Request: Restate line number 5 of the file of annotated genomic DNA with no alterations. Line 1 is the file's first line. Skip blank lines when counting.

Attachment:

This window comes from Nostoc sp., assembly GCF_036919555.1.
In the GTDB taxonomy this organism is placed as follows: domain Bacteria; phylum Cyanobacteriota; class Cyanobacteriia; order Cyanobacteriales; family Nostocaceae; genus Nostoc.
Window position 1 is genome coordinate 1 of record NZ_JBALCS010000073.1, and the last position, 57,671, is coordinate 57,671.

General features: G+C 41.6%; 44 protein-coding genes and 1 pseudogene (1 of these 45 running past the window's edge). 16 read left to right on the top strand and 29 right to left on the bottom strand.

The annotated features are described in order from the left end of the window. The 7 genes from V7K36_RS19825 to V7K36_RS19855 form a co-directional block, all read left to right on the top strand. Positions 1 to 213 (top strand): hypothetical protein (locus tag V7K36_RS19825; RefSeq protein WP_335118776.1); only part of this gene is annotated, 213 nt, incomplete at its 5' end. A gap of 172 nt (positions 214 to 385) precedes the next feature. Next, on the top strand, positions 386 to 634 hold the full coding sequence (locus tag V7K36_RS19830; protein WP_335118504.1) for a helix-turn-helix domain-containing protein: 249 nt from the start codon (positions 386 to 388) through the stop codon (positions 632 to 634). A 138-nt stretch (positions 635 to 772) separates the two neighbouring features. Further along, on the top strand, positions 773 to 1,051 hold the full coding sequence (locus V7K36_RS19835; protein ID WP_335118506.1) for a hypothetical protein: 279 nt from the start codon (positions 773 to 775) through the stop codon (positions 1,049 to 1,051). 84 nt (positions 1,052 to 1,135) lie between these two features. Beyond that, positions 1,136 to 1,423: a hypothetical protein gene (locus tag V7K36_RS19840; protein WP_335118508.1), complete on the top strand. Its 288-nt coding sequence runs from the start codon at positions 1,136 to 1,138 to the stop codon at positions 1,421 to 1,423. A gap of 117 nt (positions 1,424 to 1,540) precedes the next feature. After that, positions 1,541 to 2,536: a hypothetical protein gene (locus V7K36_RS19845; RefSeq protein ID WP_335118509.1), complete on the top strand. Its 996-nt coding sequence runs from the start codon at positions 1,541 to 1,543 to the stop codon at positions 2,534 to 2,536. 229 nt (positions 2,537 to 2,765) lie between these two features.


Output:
The annotated features are described in order from the left end of the window. The 7 genes from V7K36_RS19825 to V7K36_RS19855 form a co-directional block, all read left to right on the top strand. Positions 1 to 213 (top strand): hypothetical protein (locus tag V7K36_RS19825; RefSeq protein WP_335118776.1); only part of this gene is annotated, 213 nt, incomplete at its 5' end. A gap of 172 nt (positions 214 to 385) precedes the next feature. Next, on the top strand, positions 386 to 634 hold the full coding sequence (locus tag V7K36_RS19830; protein WP_335118504.1) for a helix-turn-helix domain-containing protein: 249 nt from the start codon (positions 386 to 388) through the stop codon (positions 632 to 634). A 138-nt stretch (positions 635 to 772) separates the two neighbouring features. Further along, on the top strand, positions 773 to 1,051 hold the full coding sequence (locus V7K36_RS19835; protein ID WP_335118506.1) for a hypothetical protein: 279 nt from the start codon (positions 773 to 775) through the stop codon (positions 1,049 to 1,051). 84 nt (positions 1,052 to 1,135) lie between these two features. Beyond that, positions 1,136 to 1,423: a hypothetical protein gene (locus tag V7K36_RS19840; protein WP_335118508.1), complete on the top strand. Its 288-nt coding sequence runs from the start codon at positions 1,136 to 1,138 to the stop codon at positions 1,421 to 1,423. A gap of 117 nt (positions 1,424 to 1,540) precedes the next feature. After that, positions 1,541 to 2,536: a hypothetical protein gene (locus V7K36_RS19845; RefSeq protein ID WP_335118509.1), complete on the top strand. Its 996-nt coding sequence runs from the start codon at positions 1,541 to 1,543 to the stop codon at positions 2,534 to 2,536. 229 nt (positions 2,537 to 2,765) lie between these two features.